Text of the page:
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    Wisconsin Dealers Go to Court to Maintain Minimum Markup Act

    State faces 11th attempt to reverse a law protecting small retailers.

    NEW YORK -- The Wisconsin Petroleum Marketers & Convenience Store Association (WPMCA) is appealing a federal judge's ruling that Wisconsin's Unfair Sale Act, also known as a minimum markup law, is unconstitutional.

    Wisconsin's Unfair Sales Act is designed to keep the big-box retailers from selling gasoline and other products below cost to attract shoppers, and not incidentally, drive the smaller retailers, such as convenience stores, out of business.

    "This law is vital to all citizens and small retailers in Wisconsin," said WPMCA President Matt Hauser. "It ensures a fair and competitive marketplace for everyone. Without it, independent retailers may become victims to predatory pricing and consumers could ultimately pay higher prices and lose choices at the pump."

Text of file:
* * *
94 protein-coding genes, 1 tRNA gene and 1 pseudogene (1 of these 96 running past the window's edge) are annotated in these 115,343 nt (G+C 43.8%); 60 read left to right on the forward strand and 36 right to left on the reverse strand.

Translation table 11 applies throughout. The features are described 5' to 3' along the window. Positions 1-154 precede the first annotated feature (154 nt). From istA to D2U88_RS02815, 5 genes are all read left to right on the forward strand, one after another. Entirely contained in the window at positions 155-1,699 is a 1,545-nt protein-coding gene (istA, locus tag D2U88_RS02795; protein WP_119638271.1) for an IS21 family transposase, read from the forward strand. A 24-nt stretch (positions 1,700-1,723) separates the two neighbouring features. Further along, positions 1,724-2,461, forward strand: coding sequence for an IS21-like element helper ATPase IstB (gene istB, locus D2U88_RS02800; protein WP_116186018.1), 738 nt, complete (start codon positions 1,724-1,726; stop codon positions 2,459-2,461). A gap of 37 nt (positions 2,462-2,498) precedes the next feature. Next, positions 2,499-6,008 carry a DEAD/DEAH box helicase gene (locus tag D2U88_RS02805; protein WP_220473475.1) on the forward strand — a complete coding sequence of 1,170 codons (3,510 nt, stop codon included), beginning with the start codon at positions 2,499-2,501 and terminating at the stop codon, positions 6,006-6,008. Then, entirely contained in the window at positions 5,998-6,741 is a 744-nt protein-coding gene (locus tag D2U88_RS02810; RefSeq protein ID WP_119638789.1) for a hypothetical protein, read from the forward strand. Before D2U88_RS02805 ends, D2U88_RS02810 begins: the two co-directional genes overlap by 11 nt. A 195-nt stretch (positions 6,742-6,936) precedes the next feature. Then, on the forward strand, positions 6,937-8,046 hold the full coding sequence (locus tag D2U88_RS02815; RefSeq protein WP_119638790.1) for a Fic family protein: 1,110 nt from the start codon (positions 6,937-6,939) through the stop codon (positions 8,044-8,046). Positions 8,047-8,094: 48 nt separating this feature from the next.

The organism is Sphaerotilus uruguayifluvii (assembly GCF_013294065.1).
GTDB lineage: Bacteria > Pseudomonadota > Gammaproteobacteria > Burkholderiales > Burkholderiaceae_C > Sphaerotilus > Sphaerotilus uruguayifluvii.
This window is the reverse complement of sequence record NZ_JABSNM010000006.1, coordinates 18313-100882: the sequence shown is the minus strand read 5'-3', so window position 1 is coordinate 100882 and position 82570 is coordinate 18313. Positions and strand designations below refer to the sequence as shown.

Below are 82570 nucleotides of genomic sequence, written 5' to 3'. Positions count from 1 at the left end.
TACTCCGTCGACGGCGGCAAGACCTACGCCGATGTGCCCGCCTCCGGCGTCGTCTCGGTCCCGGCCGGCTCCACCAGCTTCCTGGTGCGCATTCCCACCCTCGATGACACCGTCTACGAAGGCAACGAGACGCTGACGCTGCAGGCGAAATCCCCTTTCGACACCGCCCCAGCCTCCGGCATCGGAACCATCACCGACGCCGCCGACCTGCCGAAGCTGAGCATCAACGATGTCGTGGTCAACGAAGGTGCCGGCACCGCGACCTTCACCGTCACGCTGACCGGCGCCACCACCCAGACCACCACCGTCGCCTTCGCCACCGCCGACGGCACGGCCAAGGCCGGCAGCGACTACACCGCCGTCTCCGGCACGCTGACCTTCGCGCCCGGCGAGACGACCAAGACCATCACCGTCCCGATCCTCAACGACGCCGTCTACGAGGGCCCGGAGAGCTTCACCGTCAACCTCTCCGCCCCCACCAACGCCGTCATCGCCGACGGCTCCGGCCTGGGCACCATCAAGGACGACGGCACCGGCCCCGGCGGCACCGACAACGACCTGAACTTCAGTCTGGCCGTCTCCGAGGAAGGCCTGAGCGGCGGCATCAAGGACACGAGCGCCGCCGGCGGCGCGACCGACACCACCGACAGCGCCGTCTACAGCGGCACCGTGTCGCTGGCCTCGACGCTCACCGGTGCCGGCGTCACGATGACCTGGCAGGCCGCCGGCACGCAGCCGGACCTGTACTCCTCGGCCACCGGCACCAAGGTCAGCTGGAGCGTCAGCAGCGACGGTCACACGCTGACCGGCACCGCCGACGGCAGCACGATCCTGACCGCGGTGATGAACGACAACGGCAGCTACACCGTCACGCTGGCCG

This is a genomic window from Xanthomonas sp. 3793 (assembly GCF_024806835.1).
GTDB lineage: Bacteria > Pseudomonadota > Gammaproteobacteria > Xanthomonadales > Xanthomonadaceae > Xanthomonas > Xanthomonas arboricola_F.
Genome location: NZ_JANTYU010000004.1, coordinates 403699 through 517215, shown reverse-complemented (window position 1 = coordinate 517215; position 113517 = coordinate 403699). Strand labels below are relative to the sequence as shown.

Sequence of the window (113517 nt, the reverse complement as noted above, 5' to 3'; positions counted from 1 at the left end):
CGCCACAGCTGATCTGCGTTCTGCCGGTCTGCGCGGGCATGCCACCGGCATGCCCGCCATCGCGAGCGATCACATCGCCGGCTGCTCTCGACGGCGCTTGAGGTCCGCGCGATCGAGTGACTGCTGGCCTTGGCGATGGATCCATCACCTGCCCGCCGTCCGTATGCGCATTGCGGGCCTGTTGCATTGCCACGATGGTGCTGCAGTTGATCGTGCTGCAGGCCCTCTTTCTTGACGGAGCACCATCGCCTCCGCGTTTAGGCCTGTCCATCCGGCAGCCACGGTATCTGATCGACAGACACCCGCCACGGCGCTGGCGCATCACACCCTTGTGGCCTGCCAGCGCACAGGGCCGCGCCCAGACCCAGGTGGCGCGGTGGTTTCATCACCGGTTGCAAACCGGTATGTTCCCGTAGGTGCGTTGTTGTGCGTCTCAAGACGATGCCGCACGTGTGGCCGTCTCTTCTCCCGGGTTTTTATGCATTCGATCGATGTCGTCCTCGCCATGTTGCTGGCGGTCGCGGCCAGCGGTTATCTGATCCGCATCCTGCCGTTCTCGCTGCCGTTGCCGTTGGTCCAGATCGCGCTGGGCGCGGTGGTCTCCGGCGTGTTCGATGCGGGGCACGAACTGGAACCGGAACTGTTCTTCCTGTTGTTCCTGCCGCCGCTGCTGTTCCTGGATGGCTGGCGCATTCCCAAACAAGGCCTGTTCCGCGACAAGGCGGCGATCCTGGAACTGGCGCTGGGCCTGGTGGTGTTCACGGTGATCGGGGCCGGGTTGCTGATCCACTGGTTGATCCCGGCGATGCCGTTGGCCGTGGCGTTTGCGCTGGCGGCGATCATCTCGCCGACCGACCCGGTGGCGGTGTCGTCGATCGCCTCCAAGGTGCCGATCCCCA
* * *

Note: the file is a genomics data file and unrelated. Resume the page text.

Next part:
The law, passed in 1939, mandated wholesalers and retailers sell their products at a minimum specific markup set by the state. Without the mandate, large retailers can sell gasoline, alcohol and tobacco at any price, even at a loss, which could strangle small businesses and force them to close down. Then, with competition out of the way, prices are free to go back up, sometimes to higher prices than before.

    The policy statement of the Wisconsin Unfair Sales act states: "The practice of selling certain items of merchandise below cost in order to attract patronage is generally a form of deceptive advertising and an unfair method of competition in commerce."

    Currently, the law remains in effect, pending the appeal.

    So far the law has survived 10 constitutional challenges, including one to the Wisconsin Supreme Court. The outcome of this 11th challenge will be known in early 2010 when the Seventh Circuit is expected to issue its ruling.

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